The report that universities and colleges have all been waiting for has finally landed. The immediate focus will be on the proposed reduction in the undergraduate tuition fee cap. But, while important and of particular concern to smaller and specialist institutions, it is just one recommendation among many. The lower fee cap was leaked weeks ago and the recommendation is that the funding shortfall should be made up by taxpayers. So the income spent on each student may not necessarily change much – at least on average and to begin with – even if fees do come down.
When the experienced review panel started their work, we at the Higher Education Policy Institute said that their eventual conclusions should be judged in the round against a list of specific criteria – for example, whether they offered more support to part-time students, helped with the living costs of students from poorer backgrounds or were likely to lead to improved alternatives to full university degrees.
The recommendations aim to address these points in sensible ways. There are worked-up and evidence-based proposals on part-time and second-chance students, including a lifetime learning loan allowance. The panel members, quite rightly, propose the return of maintenance grants so that the poorest students no longer have to graduate with the biggest debts. Their report also discusses improving sub-degree (Level 4 and 5) and college provision, so that full honours degrees at traditional universities do not look like the only game in town. It remains unclear, though, whether such changes are likely to prove sufficiently appealing to lure people away from the traditional university experience, which may be more attractive than the panel hope. The idea of removing the real interest rate on student loans while studying is likely to remove a running sore, even though it comes at the cost of a much longer repayment term.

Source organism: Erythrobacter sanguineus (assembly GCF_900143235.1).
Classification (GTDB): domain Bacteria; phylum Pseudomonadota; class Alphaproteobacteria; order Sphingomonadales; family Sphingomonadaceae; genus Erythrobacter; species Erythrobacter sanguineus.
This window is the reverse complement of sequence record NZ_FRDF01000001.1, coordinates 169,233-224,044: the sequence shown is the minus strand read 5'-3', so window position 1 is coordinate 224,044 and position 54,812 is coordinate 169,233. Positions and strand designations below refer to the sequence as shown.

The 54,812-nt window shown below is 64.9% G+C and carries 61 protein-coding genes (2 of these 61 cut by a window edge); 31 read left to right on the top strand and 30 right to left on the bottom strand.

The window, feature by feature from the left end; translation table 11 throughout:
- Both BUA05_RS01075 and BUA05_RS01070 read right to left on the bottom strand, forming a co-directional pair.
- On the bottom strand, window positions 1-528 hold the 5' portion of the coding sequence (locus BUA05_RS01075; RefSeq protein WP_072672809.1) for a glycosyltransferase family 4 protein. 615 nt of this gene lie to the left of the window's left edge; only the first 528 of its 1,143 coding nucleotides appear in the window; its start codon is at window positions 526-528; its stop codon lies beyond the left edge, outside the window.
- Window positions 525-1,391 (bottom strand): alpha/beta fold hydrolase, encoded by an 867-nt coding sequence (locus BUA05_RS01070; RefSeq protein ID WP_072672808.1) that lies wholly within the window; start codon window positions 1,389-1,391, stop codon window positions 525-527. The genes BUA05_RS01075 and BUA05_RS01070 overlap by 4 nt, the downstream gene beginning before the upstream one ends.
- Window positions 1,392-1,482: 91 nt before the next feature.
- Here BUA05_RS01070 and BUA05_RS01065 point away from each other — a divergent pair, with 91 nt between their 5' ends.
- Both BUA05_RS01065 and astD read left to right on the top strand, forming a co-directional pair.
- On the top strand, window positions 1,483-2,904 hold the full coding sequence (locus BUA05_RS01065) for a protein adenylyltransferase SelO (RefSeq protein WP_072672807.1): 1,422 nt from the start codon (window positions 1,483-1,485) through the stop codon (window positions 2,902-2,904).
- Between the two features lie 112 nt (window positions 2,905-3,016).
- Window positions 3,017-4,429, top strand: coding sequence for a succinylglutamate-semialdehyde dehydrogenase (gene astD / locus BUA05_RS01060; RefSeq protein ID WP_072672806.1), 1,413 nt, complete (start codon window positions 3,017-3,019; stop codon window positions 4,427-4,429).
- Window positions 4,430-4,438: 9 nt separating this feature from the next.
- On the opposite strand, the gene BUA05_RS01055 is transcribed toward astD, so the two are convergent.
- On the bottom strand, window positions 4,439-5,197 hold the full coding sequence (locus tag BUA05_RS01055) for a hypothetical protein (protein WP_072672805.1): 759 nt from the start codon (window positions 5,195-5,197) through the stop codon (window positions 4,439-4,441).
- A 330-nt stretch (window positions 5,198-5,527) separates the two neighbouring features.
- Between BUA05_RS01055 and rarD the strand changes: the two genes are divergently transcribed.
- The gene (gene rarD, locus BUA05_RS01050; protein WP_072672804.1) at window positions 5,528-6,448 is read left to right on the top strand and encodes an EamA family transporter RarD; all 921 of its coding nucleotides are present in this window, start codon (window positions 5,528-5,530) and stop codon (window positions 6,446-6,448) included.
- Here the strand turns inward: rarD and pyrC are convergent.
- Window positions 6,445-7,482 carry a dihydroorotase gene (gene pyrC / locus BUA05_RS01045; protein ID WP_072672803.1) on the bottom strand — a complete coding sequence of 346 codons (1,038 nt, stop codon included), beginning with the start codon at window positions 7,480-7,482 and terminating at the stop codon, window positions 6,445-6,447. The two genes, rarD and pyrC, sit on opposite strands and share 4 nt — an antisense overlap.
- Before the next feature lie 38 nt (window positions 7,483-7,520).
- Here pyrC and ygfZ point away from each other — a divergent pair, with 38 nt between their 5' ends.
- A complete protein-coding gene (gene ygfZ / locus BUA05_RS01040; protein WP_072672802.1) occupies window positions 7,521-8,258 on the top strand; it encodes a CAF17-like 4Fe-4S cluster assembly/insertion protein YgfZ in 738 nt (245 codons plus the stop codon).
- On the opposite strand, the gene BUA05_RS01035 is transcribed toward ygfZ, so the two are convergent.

The panel have skilfully avoided some potential elephant traps. They have not recommended an immediate minimum entry standard, such as the much-rumoured 3Ds at A level, but, rather, call on England’s autonomous universities to put their own house in order in terms of student recruitment. They have avoided building big new walls between further and higher education and opted instead for the maintenance of a more fluid post-18 education system. They have also accepted that the residential model of higher education, whereby students move away to study, is so entrenched in England that it cannot easily be reversed. One area that may not turn out to be so sensible is the recommendation to end financial support for nearly all foundation years, and we need to understand a little more about why that is being proposed.
Overall, this is a coherent report that is notably more wide-ranging than the predecessor Browne report of 2010. There is plenty for us to get our teeth into and the further and higher education sectors will want to engage deeply with all the recommendations. We do not know if it will lead to any immediate changes, however, because of the wider political environment into which it lands. The Labour opposition are wedded to an entirely different university funding model, with no fees, and regard the Augar exercise as more partisan than earlier reviews. Meanwhile, contenders for the Tory crown searching for a new domestic agenda could in theory find what they need in the pages of the Augar report, but the electoral saliency of higher education issues is often exaggerated. The jury is out on how much of the report will be swiftly accepted.
Whether or not it lands on fertile soil now, the report is an important and thorough document that is likely to be referred back to for many years to come. Just as we still talk about the Robbins (1963), Dearing (1997) and Browne (2010) reports, we may well come to talk about the Augar report as a watershed moment.
Nick Hillman is director of the Higher Education Policy Institute.
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